DPD Chief: ‘Obviously Something Went Wrong’ In Shooting Response
DENVER (CBS4)- Denver Police Chief John White is concerned about the amount of time the victim was on the phone before help arrived in a recent deadly shooting where the woman’s husband allegedly killed her.
Police believe Richard Kirk killed his wife while she was on the phone with a 911 dispatcher. Detectives say he bought marijuana-infused candy before the shooting.
Police in Denver are investigating if the pot influenced his behavior and whether he may have also had prescription drugs in his system.
White is concerned whether police responded quickly enough to pleas for help from the woman, who was shot to death 12 minutes into the 911 call she made Monday.
“To some degree it is a situation by situation and obviously as it relates to this particular incident we’re going to look at all of those nuances and determine what, if anything, went wrong from our perspective, obviously something went wrong because someone lost their life,” said White.
According to the search warrant, Kristine, 44, told dispatchers her husband bought and ate the marijuana candy and may have also taken prescription pain pills before he started hallucinating and frightening the couple’s three children, the warrants state.
Kristine called 911 at 9:30 p.m. on Monday with concerns her husband was hallucinating and possibly under the influence of marijuana.
Richard could be heard in the background of the 911 call talking about the candy he legally bought from one of Denver’s pot dispensaries earlier that night, and surveillance footage from the shop captured the transaction, police said.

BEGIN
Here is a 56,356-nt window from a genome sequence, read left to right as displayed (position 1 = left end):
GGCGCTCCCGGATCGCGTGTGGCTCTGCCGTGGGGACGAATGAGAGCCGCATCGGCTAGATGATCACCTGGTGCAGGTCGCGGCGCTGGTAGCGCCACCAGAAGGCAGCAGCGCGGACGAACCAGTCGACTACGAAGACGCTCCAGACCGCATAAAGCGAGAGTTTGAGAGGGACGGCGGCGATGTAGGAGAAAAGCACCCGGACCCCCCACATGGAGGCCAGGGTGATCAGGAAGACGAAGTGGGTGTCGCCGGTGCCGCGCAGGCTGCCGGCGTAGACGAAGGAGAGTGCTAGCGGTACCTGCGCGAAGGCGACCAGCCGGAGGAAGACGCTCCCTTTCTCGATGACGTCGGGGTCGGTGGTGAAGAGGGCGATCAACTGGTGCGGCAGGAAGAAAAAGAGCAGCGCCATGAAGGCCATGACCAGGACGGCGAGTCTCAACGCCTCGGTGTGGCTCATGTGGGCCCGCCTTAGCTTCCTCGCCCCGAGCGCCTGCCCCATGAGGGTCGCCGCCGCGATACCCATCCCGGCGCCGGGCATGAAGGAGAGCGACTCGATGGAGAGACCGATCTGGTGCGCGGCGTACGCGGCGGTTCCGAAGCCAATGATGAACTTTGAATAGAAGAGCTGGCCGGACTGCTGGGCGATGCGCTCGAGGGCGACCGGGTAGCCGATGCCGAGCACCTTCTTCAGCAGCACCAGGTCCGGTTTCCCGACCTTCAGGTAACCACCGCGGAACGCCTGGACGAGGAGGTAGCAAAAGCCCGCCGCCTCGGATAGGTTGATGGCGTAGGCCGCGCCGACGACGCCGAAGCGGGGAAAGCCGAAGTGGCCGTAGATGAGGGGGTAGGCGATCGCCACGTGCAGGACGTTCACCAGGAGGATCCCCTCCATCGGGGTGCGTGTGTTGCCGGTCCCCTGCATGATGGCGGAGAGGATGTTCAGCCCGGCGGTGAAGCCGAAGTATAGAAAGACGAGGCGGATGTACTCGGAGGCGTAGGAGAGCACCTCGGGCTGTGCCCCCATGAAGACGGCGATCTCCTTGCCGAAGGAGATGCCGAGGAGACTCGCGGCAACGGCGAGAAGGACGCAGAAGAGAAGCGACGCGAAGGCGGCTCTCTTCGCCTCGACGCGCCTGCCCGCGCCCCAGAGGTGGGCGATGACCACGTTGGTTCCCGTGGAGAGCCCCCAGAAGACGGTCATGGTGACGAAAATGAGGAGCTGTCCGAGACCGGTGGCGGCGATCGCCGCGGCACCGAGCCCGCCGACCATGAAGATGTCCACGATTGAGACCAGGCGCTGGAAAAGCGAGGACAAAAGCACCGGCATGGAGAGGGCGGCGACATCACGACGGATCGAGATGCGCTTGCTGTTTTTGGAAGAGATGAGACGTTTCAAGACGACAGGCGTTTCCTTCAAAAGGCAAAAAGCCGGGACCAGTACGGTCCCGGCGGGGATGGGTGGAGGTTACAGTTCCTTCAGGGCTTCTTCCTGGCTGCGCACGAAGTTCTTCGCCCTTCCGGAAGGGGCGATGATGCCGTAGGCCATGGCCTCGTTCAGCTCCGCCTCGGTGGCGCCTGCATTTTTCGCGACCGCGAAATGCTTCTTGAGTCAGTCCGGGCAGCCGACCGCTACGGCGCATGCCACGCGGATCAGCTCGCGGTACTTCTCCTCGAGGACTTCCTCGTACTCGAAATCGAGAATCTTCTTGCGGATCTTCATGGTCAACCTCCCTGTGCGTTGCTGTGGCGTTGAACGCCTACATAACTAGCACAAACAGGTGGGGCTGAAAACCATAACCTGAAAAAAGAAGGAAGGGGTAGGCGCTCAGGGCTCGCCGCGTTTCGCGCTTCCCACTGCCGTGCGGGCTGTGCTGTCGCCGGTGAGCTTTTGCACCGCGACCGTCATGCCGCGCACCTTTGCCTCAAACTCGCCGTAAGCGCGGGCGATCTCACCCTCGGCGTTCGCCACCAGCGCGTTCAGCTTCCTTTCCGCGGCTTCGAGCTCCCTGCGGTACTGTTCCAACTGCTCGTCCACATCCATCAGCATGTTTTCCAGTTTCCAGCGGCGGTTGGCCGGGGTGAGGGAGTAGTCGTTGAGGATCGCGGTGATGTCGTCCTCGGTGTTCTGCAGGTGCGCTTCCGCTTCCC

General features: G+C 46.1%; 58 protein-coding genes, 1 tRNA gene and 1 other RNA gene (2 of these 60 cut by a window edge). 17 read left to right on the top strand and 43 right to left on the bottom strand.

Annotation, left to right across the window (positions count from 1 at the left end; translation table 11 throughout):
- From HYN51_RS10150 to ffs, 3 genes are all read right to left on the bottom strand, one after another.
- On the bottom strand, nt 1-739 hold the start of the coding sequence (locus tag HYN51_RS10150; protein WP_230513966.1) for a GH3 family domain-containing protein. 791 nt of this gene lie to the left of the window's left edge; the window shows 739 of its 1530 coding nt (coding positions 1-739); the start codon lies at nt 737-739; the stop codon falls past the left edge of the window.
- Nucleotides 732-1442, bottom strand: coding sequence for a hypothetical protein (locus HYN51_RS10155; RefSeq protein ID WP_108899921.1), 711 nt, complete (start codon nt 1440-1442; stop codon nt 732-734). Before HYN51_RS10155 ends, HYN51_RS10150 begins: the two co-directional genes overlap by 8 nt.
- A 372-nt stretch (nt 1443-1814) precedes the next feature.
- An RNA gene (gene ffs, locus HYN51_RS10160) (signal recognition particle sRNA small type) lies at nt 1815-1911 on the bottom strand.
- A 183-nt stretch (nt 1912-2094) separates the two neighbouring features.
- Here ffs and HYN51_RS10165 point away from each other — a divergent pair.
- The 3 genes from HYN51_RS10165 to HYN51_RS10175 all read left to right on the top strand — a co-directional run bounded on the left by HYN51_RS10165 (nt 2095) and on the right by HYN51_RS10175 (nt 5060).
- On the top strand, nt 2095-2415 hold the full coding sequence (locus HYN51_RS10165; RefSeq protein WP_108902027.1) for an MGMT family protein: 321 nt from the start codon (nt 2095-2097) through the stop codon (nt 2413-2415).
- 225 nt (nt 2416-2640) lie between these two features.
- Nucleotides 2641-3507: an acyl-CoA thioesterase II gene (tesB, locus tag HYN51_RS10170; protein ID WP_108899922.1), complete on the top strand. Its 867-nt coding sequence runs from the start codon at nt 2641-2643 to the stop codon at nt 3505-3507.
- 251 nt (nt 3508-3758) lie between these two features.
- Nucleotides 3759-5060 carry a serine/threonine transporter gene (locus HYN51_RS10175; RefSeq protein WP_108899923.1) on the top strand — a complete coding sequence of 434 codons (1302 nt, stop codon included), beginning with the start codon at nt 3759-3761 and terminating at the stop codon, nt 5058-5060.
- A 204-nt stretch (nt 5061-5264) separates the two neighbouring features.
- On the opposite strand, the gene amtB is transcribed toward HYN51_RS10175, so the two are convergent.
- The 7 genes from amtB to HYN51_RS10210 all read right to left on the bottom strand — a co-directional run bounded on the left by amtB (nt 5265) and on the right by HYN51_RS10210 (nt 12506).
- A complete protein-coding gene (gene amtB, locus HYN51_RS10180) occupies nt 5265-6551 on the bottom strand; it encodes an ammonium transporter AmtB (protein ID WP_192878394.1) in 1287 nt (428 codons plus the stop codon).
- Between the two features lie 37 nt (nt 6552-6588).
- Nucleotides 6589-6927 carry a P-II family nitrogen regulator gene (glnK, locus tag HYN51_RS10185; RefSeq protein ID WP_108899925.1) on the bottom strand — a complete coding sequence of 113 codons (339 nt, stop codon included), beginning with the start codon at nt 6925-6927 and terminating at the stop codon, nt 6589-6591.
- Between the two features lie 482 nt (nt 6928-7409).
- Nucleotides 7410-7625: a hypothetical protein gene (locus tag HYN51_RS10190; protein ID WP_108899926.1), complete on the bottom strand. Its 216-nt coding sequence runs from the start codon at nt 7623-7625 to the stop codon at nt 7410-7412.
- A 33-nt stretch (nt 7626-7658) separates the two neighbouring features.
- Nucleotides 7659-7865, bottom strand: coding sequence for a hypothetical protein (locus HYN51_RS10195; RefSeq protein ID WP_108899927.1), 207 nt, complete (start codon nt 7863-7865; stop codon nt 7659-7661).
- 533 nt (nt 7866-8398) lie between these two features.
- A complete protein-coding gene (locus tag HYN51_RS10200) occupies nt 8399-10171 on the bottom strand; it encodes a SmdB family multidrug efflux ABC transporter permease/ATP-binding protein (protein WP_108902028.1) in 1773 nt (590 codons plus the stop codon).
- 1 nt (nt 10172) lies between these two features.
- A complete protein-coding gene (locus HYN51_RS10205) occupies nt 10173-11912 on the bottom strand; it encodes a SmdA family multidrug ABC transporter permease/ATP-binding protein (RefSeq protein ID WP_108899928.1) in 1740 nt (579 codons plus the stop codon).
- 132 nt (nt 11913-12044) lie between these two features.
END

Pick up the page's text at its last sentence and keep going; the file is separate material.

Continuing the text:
WEB EXTRA VIDEO: Police Chief Richard White on the Richard Kirk murder case
About one minute into the call she told the 911 operators the family had a weapon inside the home.
By 9:32 p.m. Kristine was telling the operator her husband was asking her to shoot him and that he was possibly on pain medication and their three children were inside the home.
At 9:43 p.m. Kristine relayed that her husband was opening the safe to get the gun. Seconds later she screamed and her voice was never heard again.
Two minutes later at 9:45 p.m. an officer on the way to the scene learned too late that things had escalated. That same officer asked the dispatcher to try to make a connection with Kristine again but there was nothing.
White has ordered an internal investigation into the call and the 13-minute time frame from when Kristine first called to the point where the line went dead.
A detective who interviewed Richard Kirk after the killing noted that he appeared to be on drugs, based on his speech and inability to focus, according to the warrants. Police said he was rambling and confessed to killing his wife.
- Denver Blames Slowing Response Times On Dwindling Police Force
- Audit: Response Time Normal In 911 Call Death
- Denver Dispatcher Quits After 911 Caller Is Killed
- 911 Dispatcher Disciplined Over Woman’s Shooting Death
- Denver Police Revise Policy On Emergency Calls
- Man Accused Of Killing His Wife Appears In Court
- ‘Involuntary Intoxication’ Could Set Man Accused Of Shooting Wife Free
- Family Believes Drugs To Blame For Man Shooting Wife In The Head